Song Of The Day 7/19/2016: Funkadelic – “Can You Get to That”

The Hidden '70s, Part 1 – It's hard to talk about Funkadelic's album Maggot Brain without focusing squarely on "Maggot Brain," the 10-plus-minute instrumental that cemented guitarist Eddie Hazel as a brilliant expressionist at age 21. Outside of Jimi Hendrix no other recording synthesized the intangibilities of rock and soul so fully. Critic Greg Tate famously called it "Funkadelic's A Love Supreme," and even though that's one of those quips that gets tossed around liberally it's pretty on point. Few songs are more funereal and liberating at the same time, and especially since "Maggot Brain" is the first song on Maggot Brain (you could argue it should be the last) it tends to overshadow the songs that follow it.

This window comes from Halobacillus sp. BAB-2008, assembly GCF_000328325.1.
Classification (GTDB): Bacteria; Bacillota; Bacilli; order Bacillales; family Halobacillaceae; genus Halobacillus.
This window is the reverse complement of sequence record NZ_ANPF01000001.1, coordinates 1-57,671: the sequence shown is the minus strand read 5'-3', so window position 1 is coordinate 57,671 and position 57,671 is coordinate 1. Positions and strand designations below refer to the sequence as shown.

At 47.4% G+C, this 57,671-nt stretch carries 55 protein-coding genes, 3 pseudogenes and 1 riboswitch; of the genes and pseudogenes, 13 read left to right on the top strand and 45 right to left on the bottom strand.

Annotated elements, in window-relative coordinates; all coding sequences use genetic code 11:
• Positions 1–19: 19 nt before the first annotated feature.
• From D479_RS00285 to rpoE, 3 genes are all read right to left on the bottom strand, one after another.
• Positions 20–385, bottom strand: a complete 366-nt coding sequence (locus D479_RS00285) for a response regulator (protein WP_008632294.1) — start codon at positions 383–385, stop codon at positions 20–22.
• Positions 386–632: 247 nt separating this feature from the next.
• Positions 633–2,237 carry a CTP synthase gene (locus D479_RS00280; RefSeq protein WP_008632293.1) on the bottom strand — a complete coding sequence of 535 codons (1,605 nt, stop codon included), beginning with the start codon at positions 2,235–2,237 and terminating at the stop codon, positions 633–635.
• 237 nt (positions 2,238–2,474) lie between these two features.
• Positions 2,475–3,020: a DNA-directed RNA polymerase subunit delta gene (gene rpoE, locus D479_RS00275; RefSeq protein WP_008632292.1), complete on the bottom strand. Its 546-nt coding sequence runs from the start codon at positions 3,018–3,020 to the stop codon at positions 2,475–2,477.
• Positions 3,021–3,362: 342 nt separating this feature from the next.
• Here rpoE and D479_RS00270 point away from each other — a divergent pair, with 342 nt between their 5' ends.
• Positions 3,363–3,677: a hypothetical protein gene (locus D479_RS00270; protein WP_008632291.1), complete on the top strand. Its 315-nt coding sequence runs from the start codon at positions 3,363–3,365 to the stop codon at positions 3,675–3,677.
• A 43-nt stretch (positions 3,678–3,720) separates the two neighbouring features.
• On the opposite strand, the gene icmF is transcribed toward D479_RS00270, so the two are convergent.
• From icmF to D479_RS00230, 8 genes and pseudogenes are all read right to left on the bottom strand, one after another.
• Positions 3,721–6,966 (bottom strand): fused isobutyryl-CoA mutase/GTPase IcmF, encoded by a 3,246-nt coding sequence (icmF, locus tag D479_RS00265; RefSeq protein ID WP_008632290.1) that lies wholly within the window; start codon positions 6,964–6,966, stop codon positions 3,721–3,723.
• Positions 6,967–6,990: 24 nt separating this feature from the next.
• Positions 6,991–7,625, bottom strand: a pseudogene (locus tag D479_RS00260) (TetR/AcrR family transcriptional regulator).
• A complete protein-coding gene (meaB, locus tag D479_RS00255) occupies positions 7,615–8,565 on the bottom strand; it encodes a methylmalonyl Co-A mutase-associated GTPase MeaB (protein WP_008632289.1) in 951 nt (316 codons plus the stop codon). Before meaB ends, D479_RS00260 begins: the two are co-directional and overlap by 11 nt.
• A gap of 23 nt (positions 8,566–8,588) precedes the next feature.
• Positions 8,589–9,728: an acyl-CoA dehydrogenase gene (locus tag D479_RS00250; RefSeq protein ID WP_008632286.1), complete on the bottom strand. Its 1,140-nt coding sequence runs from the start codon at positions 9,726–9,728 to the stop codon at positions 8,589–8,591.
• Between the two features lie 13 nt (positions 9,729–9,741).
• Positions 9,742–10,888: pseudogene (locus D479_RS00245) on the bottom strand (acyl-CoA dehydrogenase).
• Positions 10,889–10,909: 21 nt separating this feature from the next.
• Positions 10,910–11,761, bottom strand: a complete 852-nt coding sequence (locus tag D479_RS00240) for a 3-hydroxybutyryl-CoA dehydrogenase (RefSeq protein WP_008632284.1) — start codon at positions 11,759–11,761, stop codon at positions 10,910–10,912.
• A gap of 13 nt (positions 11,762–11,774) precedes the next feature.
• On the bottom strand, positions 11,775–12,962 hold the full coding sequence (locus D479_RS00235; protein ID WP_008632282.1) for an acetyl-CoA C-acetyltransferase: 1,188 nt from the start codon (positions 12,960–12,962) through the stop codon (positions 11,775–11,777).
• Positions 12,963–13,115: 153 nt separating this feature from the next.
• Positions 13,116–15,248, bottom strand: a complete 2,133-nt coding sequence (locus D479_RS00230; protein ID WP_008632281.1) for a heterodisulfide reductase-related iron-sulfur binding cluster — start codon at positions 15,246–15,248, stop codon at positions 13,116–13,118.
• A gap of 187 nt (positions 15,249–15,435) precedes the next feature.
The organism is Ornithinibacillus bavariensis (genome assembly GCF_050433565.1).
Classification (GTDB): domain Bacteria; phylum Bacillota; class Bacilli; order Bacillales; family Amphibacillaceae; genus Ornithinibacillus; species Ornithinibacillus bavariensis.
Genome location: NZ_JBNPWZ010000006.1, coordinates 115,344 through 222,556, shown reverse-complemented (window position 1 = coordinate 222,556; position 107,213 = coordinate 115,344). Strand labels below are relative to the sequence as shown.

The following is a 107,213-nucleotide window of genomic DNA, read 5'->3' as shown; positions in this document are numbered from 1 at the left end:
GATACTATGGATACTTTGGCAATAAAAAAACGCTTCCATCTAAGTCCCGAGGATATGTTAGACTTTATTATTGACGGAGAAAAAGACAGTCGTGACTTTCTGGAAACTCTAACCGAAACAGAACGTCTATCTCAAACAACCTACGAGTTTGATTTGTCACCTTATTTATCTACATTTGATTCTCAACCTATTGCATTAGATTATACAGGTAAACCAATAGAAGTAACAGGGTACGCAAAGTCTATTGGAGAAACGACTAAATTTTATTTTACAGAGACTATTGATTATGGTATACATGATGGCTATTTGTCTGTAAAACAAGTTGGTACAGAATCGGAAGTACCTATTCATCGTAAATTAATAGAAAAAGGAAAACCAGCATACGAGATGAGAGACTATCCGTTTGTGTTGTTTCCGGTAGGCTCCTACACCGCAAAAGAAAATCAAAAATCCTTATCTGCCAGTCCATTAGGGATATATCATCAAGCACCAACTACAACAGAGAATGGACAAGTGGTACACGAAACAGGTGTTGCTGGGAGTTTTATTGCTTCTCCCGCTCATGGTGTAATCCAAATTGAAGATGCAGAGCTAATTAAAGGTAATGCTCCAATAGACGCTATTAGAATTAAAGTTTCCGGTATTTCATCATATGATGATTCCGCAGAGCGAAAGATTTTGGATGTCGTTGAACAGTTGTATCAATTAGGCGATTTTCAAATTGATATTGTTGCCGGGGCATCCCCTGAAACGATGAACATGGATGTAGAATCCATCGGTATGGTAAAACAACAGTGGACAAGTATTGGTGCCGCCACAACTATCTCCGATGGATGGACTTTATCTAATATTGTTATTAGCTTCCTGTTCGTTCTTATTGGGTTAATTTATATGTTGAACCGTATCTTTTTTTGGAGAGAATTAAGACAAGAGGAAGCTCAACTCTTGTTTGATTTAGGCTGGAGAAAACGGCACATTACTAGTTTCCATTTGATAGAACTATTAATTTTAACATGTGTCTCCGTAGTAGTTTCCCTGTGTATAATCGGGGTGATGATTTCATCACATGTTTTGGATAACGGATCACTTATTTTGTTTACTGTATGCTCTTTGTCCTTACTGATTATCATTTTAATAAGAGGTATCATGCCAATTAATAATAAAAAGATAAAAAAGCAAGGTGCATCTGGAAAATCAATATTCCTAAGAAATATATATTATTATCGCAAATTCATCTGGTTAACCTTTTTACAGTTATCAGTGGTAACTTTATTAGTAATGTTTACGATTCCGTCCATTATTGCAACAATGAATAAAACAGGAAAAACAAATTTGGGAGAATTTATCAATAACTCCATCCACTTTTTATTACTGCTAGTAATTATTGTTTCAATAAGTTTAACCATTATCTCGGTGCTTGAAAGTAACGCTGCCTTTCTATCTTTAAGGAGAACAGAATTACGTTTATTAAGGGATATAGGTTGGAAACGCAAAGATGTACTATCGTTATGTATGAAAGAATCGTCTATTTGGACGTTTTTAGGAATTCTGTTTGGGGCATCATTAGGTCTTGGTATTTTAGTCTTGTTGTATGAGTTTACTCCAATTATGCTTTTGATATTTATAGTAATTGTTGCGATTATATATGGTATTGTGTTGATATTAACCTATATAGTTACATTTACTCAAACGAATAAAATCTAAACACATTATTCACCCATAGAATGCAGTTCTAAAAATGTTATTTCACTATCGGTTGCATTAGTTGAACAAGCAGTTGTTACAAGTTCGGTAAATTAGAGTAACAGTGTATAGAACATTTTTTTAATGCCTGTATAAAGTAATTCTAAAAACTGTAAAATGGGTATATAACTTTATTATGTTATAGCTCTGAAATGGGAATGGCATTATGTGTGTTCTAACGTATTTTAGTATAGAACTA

That's a shame because "Can You Get to That" (#93, 1971) is similarly revolutionary in a much smaller space. George Clinton reworked it from "What You Been Growing,"a song from the Parliaments' incrementally more straitlaced period right after they'd minimized their doo-wop approach. For me it was the acoustic-guitar-and-drum intro that sucked me in. I could talk about the guitar chord sequence in that intro and the verse forever. It's all about that quick flattened third in the minor second chord in the second and fourth bars, and yes, that's what she said. The group vocals sound enthrallingly like chastised hippies trying to order a gluten-free patty melt. That's a compliment. They even invoked a central image from Dr. King's "I Have a Dream" speech in this nifty pecuniary metaphor: "When you base your life on credit and your loving days are done/Checks you signed with love and kisses later come back signed 'insufficient funds'." It was much easier to get a loan back in those days.

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